11. Terms and conditions
  1. Potential suppliers should ensure that they understand and can comply with the terms outlined below.
  2. All responses must be received by 5:00 p.m. on 19 June 2018 by email to  with “Certification advice service for lab facility of EAC” in the subject line.
  3. Any responses received after this time and date will NOT be considered.
  4. All responses must be submitted using the 3i Response Form available for download via link at the bottom of this announcement.
  5. The Response Form shall be submitted in English.
  6. All services will be subject to the terms and conditions outlined in a purchase order or contract to be negotiated between the successful supplier and 3i.
  7. The successful Respondent will be required to adhere to and sign a Palladium Business Partner Code of Conduct, a copy of which will be made available in the contracting stage.
  8. Payments will be made upon lodgement of a valid supplier invoice and in accordance with the purchase order or contract.
  9. Unsuccessful suppliers will be advised by email and letter as soon as 3i has made the final decision; no further correspondence will be entered into.
  10. All services must be supplied within the timeframes specified in the purchase order or contract agreement. If for any reason the supplier cannot supply the services in this time frame, 3i will have the option of declaring the contract void and selecting another supplier to meet its needs.
  11. Further information about this RFP can be obtained as follows:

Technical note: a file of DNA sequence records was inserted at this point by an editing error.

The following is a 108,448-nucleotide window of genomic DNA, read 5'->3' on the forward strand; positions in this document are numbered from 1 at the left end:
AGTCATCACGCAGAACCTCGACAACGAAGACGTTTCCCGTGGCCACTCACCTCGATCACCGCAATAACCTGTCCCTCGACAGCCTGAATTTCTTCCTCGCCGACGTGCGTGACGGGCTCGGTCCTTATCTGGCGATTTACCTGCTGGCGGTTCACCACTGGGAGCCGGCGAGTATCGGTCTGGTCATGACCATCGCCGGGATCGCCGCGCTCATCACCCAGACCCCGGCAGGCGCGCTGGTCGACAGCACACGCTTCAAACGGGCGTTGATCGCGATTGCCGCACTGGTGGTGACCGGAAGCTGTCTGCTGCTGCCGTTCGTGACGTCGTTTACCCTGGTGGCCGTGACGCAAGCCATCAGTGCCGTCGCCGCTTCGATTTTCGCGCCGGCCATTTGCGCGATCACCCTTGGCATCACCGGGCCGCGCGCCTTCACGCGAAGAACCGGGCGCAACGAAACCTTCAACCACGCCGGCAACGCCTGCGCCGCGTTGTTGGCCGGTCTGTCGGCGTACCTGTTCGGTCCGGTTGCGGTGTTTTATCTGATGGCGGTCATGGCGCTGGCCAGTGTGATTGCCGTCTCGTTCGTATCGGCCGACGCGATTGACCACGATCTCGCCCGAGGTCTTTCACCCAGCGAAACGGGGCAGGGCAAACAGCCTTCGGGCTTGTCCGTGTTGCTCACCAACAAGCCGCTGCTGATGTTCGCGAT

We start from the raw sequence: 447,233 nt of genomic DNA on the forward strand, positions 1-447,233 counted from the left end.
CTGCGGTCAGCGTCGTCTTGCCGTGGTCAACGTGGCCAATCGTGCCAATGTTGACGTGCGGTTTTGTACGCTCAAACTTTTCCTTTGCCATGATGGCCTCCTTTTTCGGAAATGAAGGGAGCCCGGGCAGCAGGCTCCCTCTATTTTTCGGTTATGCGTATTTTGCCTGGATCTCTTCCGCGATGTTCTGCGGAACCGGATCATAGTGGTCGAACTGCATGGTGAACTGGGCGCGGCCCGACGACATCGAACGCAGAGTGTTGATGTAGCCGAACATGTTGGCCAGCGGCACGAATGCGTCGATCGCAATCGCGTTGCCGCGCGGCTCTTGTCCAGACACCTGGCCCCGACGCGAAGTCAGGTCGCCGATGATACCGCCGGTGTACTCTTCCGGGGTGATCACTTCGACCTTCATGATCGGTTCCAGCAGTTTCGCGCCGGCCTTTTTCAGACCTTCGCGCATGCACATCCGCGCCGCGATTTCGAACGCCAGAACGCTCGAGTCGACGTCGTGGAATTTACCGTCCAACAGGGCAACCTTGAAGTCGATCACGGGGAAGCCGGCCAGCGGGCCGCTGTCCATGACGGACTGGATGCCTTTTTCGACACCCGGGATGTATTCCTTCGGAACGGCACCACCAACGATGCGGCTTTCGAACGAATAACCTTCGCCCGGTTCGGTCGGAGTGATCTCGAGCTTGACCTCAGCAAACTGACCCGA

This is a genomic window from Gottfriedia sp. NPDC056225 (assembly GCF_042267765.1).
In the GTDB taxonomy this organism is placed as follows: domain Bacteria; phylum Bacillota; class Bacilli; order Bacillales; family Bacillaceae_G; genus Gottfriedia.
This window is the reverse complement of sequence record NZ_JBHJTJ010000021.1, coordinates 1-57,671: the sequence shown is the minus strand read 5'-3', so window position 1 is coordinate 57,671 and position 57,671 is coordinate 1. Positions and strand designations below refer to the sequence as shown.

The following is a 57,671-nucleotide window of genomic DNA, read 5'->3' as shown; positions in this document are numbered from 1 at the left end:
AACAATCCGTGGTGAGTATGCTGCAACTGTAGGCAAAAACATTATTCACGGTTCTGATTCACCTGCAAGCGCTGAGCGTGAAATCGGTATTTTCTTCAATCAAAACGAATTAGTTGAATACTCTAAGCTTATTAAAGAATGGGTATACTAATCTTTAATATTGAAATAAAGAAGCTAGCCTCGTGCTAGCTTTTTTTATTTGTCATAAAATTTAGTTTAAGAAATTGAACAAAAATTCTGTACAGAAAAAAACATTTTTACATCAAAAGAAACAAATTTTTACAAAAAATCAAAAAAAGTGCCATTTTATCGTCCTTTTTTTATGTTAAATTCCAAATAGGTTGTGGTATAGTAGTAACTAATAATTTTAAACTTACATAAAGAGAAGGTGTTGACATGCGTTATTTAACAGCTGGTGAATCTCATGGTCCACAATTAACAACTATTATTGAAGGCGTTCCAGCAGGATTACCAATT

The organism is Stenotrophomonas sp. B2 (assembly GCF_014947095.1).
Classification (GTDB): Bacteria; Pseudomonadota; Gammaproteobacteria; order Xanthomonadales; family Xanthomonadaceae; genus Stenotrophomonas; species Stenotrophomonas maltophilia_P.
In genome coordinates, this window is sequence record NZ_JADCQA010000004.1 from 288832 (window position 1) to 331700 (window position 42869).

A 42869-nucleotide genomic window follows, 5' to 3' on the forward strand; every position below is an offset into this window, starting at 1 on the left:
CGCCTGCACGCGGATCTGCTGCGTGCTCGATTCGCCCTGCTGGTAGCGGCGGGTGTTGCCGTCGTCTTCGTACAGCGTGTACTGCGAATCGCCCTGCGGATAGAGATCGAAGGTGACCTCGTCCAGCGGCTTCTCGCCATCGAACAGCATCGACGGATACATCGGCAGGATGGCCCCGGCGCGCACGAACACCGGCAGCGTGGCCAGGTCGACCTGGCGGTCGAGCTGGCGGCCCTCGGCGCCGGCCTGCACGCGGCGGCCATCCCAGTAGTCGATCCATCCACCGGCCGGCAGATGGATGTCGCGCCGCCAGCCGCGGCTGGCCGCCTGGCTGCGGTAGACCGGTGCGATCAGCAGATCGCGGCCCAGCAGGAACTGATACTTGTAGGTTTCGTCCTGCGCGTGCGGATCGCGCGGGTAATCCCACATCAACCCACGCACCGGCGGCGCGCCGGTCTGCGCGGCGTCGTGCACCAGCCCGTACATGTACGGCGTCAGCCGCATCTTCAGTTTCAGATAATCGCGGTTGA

ANNEX 1: Information related to EAC lab facility and current operations

The lab facilities operated by EAC are located on the ground floor of the EAC office building at #2, Street 282.  The lab space is 63 m2 (see Figure 1 below).

Figure 1: Floor plan of EAC lab (T refers to a meter tester)

This space houses 5 test kits for testing. The testers were manufactured by MTE Group (Meter Test Equipment AG), a company headquartered in Zug, Switzerland. Table below shows the specific models of the test kits.

Besides the test kits, the facility has the following:

  • Electricity connection: 380V, 3 phases, 32A;
  • 4 desktop computers;
  • 2 printers; and
  • 6 working desks and 12 chairs.

The lab currently employs 9 full-time staff members, of which there is 1 supervisor, 5 engineers, and 3 technicians. Currently the lab staff can perform the testing tasks well and they have relevant qualifications and skills. However, according to EAC, they still need training to be ready for the certification. This is to be identified by the successful consulting firm. Not all of them sit in the lab room due to insufficient computers equipped in the lab. More computer desktops are to be purchased and installed. Operations of the lab is managed by Mr. Hong You, who reports to Mr. Viseth Yim, Vice Chairman of EAC, who in turn reports to the Chairman, Mr. Norin Ty.